“I accept whatever He gives and I give whatever He takes.” – Teresa of Calcutta
It’s not something you talk about in polite company—not being quite okay and being willing to admit it. When people ask how are you, they don’t expect an honest answer. I know; I’ve been answering honestly for months, unable to sprinkle sugary platitudes over the reality of loss and uneasiness I feel.
I’ve sat in the middle of transition, family illness, unemployment, depression, and feeling completely lost in the midst of it all. And I’ve named it, called it out loud to myself and to others. Try it sometime and you’ll see what I mean. Uneasy smiles fade. Eyes widen or dart away quickly. Promises to pray are made. People run for the door.
We’ve been conditioned to hide away feelings of pain and restlessness, especially in communities of faith. We’re a little more comfortable if it can be medicated or counseled, easily solved, or prayed away. But prolonged periods of dread, of feeling the absence of God’s presence or not being sure how to pray, of not having easy answers—that we’re not so good with.
I’ve been finding consolation in an unlikely place lately, in the company of a woman who spent well over five decades years of her life not feeling consoled at all. But she was faithful anyway. She loved with abandon anyway.
For many years I’ve felt a connection to the tiny-framed, quiet woman who lived her life among the poor and dying of India. Like so many others drawn to Mother Teresa, I’ve read her words and been awed by her from afar. Perhaps it was her selfless work for the poor that first drew me to her, our common love for India.
When I was stumbling through writing and rewriting the hauntingly beautiful curves of the Bangla alphabet a fellow language student mentioned that maybe this saintly woman also struggled to learn the verbs of the Bengali people she served, the same people I lived among and loved. I laughed at the thought of the small but mighty nun struggling with anything.
It was then that dove into a couple biographies about the Albanian woman born Anjezë Gonxhe Bojaxhiu, sainted as Teresa of Calcutta by the Catholic Church in 2013 and realized I knew nothing of her real-life at all. Just having peripheral knowledge of her before, I had not known about the release of letters she wrote for many years to her leaders and confessors. She requested the letters be destroyed but they were instead released to the public in 2007.
The letters revealed that she lived through dark periods of doubt and dryness, an inability to feel the presence of God or pray at times for most of her adult life. She had a sense of abandonment by God, saying, “if I ever become a saint—I will surely be one of darkness.”
The fact that a woman known around the world for her faith and her acts of charity also lived with such inner turmoil is hard to reconcile for some. But I feel a strange comfort in the knowledge that she lived with a sense of dread and darkness inside but continued to cling to what she knew beyond feelings to be true.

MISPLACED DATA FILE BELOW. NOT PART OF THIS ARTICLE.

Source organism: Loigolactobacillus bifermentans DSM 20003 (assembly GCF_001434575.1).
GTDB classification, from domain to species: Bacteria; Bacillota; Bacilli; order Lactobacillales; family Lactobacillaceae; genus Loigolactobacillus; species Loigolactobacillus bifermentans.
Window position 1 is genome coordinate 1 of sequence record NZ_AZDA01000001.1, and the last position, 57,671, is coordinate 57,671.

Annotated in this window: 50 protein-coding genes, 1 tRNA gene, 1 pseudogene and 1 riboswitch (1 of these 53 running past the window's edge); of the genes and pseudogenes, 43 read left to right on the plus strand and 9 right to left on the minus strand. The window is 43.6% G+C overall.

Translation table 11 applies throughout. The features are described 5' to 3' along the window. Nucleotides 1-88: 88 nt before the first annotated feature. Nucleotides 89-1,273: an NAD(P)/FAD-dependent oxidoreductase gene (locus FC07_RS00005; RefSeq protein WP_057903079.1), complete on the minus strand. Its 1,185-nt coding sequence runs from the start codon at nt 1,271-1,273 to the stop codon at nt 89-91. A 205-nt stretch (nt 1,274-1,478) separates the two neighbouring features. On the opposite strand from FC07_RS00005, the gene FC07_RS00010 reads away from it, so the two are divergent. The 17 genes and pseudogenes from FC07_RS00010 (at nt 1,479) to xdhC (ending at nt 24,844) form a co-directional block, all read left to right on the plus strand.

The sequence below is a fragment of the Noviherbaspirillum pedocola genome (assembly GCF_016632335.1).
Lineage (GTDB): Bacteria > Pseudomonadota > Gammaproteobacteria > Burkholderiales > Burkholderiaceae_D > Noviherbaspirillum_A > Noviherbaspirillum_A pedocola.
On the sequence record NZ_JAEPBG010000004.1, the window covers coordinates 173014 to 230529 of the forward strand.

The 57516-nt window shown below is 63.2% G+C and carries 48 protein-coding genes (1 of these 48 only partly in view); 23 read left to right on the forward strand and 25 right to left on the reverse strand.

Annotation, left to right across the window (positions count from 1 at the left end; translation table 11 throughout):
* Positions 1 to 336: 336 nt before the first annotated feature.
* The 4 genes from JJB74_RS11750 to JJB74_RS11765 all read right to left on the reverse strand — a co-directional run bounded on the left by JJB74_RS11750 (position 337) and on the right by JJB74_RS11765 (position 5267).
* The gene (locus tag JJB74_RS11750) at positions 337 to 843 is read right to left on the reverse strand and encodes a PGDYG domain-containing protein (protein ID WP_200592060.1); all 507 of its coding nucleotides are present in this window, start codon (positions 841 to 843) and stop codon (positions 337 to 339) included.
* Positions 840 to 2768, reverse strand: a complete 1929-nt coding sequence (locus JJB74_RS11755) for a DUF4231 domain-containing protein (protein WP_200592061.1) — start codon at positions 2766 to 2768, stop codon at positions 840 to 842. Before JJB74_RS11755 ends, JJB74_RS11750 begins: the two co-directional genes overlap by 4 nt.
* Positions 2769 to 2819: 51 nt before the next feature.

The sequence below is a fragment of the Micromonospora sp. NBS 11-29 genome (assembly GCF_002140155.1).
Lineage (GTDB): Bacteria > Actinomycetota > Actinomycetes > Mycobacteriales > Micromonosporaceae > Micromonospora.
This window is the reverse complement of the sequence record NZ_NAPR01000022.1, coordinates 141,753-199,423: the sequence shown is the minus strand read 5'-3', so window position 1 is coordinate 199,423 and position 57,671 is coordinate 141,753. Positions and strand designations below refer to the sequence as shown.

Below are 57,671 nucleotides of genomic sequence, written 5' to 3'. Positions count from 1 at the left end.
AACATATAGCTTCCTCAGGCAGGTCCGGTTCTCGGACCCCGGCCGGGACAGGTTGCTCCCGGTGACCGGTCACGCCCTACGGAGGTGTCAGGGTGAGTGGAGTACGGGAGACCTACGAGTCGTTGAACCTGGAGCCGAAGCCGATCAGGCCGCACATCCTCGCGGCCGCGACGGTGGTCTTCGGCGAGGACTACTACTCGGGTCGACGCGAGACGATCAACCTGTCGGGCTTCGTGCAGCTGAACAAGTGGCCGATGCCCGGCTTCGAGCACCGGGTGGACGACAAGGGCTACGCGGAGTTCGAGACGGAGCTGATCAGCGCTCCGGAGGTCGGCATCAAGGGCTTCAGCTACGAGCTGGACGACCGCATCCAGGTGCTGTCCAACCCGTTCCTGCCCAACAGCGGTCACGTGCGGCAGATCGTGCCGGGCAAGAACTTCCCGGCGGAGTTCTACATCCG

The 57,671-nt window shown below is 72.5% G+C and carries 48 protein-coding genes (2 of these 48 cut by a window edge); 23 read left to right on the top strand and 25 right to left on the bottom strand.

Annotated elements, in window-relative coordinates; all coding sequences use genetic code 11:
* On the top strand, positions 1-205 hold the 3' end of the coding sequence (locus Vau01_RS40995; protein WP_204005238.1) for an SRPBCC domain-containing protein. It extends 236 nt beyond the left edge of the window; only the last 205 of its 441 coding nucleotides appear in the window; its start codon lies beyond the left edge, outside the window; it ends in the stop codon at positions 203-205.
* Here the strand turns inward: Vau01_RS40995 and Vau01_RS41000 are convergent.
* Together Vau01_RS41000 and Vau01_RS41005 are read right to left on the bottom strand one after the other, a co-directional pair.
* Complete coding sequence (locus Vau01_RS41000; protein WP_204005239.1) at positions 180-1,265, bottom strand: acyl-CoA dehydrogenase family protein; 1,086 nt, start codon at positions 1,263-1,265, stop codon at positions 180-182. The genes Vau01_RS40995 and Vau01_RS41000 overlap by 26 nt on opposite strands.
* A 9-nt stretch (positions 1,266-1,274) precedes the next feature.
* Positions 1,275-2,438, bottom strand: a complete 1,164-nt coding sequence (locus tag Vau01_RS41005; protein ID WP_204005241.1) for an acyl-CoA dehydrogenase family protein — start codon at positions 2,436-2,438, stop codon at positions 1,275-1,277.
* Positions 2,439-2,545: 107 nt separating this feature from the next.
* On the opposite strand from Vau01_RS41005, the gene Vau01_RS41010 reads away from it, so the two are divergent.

We say all the time love is not a feeling but a commitment, a choice. I just heard those words delivered again in a wedding ceremony this week. Isn’t love extended to God and to our neighbor a choice beyond feelings as well?
Why do we feel we have to hide away periods of darkness or pain like they might threaten our credibility as people of faith—or worse, prove God unfaithful? All through Scripture we see the people of God able to lament, to cry out and be honest about their doubts or their pain.
Paul Murray who personally knew Mother Teresa and wrote about her prolonged periods of darkness wrote in I loved Jesus in the Night that, “as much as any of her acts of kindness or charity, it was that capacity to surrender, the desire to be faithful and to hold fast, day after day, year after year, in blind and trusting faith, which marked the holiness of Mother Teresa.”
It saddens me that Mother Teresa had to suffer so quietly and felt like she had to hide the truth of her struggle away. What relief might she have received in life had she been able to be open about her pain? So many of us suffer quietly too – in our families, in our communities, in our houses of worship. We smile and say we’re okay when we are anything but.
Her letters give me hope that we can cling to God no matter what we feel and we can endure whatever turmoil of the soul we must. Still we can have lives of faithfulness, of service. We can sit in spaces of lament and worship at the same time—they are not mutually exclusive. We don’t have to hide away our hurts to prove that God is good.
The darkness never drove Mother Teresa from God but further toward love. Unable to speak in her last days she passed a written note to others with her saying “I want Jesus” and asking for them to give her the bread and wine that are reminders of his presence with us.
Aubrey Sampson says in The Louder Song, “To lament is to speak the reality of our formless, chaotic suffering and to ask God to fill it with his very good.” May we find spaces to sit together in the chaos and not deny it. May we cry out in the middle of it and ask God to fill it with good. Maybe there we would find quiet for our disquiet souls.
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